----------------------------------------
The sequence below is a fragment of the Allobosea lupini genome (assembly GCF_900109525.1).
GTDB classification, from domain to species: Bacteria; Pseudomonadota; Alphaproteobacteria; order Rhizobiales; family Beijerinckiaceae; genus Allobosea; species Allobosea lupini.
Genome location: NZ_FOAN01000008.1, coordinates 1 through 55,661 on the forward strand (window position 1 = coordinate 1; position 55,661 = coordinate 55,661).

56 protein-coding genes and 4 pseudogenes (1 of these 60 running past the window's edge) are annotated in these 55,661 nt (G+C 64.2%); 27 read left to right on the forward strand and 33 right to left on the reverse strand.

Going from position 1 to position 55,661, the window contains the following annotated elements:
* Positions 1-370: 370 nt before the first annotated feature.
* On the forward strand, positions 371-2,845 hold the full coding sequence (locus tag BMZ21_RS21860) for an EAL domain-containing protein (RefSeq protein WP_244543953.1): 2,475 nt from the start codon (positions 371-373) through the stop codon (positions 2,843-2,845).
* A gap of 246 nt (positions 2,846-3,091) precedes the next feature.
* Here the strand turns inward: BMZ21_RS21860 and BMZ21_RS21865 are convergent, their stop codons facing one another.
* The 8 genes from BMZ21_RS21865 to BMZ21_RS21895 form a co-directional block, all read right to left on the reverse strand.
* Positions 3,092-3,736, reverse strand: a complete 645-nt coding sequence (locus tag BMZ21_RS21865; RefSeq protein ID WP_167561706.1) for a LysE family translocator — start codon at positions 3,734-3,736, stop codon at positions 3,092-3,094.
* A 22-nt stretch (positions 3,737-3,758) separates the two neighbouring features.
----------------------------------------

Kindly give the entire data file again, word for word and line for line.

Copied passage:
The sequence below is a fragment of the Allobosea lupini genome (assembly GCF_900109525.1).
GTDB classification, from domain to species: Bacteria; Pseudomonadota; Alphaproteobacteria; order Rhizobiales; family Beijerinckiaceae; genus Allobosea; species Allobosea lupini.
Genome location: NZ_FOAN01000008.1, coordinates 1 through 55,661 on the forward strand (window position 1 = coordinate 1; position 55,661 = coordinate 55,661).

56 protein-coding genes and 4 pseudogenes (1 of these 60 running past the window's edge) are annotated in these 55,661 nt (G+C 64.2%); 27 read left to right on the forward strand and 33 right to left on the reverse strand.

Going from position 1 to position 55,661, the window contains the following annotated elements:
* Positions 1-370: 370 nt before the first annotated feature.
* On the forward strand, positions 371-2,845 hold the full coding sequence (locus tag BMZ21_RS21860) for an EAL domain-containing protein (RefSeq protein WP_244543953.1): 2,475 nt from the start codon (positions 371-373) through the stop codon (positions 2,843-2,845).
* A gap of 246 nt (positions 2,846-3,091) precedes the next feature.
* Here the strand turns inward: BMZ21_RS21860 and BMZ21_RS21865 are convergent, their stop codons facing one another.
* The 8 genes from BMZ21_RS21865 to BMZ21_RS21895 form a co-directional block, all read right to left on the reverse strand.
* Positions 3,092-3,736, reverse strand: a complete 645-nt coding sequence (locus tag BMZ21_RS21865; RefSeq protein ID WP_167561706.1) for a LysE family translocator — start codon at positions 3,734-3,736, stop codon at positions 3,092-3,094.
* A 22-nt stretch (positions 3,737-3,758) separates the two neighbouring features.